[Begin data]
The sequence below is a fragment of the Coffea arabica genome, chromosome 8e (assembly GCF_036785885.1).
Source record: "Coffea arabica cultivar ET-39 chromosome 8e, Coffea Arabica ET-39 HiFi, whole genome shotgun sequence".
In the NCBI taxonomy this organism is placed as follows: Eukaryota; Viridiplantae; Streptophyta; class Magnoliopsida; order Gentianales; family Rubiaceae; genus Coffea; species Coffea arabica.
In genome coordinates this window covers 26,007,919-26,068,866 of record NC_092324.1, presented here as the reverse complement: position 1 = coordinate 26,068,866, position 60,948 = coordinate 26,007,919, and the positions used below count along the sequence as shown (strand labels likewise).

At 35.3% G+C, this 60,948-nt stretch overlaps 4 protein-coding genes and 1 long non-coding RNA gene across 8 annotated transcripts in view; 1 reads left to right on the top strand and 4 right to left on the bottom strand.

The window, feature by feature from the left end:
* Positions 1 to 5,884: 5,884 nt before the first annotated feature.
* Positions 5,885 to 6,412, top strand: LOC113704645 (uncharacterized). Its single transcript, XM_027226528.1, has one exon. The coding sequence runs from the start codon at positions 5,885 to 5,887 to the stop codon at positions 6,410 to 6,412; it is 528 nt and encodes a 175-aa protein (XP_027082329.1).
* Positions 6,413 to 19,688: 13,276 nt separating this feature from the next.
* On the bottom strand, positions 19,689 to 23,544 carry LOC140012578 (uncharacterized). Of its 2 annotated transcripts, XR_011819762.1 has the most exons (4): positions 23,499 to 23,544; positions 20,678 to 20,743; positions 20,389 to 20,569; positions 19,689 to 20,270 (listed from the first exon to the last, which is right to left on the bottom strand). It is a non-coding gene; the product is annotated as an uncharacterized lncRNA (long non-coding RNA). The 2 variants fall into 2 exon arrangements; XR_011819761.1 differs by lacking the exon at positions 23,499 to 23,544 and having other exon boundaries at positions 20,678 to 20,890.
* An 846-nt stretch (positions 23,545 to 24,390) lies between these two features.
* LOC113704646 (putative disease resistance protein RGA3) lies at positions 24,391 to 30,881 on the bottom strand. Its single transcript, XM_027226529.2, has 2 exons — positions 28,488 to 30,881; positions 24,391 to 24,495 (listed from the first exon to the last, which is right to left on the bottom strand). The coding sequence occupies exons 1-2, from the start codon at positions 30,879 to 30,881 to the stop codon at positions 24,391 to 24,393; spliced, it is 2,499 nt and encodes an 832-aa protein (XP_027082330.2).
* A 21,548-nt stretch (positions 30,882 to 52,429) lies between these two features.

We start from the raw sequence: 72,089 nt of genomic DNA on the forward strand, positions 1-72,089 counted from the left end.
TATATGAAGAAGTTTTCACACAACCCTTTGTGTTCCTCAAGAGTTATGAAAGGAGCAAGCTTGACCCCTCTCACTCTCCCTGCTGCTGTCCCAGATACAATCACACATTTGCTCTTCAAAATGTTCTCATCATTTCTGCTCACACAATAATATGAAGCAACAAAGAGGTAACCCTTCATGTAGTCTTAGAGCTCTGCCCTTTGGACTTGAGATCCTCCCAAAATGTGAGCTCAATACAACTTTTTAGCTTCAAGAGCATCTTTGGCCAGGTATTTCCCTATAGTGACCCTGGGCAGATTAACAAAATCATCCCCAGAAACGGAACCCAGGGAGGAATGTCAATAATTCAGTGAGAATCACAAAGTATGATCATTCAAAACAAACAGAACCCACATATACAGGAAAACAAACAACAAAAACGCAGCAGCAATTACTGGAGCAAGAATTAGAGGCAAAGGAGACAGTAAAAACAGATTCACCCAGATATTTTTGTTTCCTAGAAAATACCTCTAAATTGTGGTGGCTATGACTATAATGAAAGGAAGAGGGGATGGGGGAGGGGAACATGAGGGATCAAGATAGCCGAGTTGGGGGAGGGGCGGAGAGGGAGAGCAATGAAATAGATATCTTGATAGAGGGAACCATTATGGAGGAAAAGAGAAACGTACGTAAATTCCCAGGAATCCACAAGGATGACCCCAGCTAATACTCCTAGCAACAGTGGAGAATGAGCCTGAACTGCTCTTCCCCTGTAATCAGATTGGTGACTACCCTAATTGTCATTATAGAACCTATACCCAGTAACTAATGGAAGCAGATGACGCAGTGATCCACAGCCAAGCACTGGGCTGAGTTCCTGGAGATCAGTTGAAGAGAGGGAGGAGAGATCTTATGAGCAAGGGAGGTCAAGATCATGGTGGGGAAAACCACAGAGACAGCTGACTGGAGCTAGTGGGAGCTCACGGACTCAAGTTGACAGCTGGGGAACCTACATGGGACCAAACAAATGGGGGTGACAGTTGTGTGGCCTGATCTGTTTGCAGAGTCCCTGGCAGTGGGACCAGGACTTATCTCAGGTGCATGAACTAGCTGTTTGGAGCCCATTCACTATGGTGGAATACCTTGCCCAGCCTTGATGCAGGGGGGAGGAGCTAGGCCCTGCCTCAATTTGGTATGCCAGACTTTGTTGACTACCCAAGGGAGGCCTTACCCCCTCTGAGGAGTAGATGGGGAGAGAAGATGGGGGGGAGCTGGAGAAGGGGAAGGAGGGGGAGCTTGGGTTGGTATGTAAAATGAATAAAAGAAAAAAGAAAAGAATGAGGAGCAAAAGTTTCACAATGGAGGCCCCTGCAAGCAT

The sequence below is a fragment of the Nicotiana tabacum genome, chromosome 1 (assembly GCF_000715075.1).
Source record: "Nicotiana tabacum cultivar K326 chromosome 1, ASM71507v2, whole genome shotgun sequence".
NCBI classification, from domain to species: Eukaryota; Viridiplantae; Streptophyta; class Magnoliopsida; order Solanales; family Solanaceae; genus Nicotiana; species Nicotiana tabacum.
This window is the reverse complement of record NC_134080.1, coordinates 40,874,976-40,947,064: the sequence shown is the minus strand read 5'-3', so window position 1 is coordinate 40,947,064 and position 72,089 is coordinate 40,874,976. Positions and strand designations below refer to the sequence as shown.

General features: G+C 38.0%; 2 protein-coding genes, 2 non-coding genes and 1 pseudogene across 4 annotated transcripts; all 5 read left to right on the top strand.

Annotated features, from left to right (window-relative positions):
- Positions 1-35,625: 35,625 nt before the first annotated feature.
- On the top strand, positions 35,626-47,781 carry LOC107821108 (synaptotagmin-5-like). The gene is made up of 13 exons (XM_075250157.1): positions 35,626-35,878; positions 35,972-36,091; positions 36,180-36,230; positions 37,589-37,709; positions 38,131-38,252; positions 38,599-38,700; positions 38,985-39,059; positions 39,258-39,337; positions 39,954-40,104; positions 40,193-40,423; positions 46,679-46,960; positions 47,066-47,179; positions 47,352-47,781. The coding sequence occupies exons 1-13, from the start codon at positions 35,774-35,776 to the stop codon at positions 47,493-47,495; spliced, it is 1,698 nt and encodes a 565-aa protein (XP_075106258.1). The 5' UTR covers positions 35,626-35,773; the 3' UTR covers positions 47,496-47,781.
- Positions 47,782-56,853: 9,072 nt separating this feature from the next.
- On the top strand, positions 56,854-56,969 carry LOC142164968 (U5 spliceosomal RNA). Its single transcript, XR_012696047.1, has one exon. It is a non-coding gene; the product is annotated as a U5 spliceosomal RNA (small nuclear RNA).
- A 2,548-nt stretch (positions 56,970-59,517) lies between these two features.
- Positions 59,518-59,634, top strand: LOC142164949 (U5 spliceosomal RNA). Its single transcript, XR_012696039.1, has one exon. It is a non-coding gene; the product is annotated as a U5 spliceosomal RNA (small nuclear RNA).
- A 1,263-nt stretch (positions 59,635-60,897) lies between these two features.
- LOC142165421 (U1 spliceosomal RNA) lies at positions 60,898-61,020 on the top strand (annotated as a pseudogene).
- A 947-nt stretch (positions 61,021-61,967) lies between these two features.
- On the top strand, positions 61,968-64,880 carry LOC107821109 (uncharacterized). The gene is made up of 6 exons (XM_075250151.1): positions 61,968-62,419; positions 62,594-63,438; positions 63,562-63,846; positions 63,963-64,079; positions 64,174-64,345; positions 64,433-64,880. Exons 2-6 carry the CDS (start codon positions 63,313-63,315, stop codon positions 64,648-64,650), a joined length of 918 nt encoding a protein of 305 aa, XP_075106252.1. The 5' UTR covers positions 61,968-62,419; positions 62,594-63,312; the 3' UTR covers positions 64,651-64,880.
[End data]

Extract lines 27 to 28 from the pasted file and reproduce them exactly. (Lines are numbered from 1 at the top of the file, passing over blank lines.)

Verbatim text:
- Positions 59,518-59,634, top strand: LOC142164949 (U5 spliceosomal RNA). Its single transcript, XR_012696039.1, has one exon. It is a non-coding gene; the product is annotated as a U5 spliceosomal RNA (small nuclear RNA).
- A 1,263-nt stretch (positions 59,635-60,897) lies between these two features.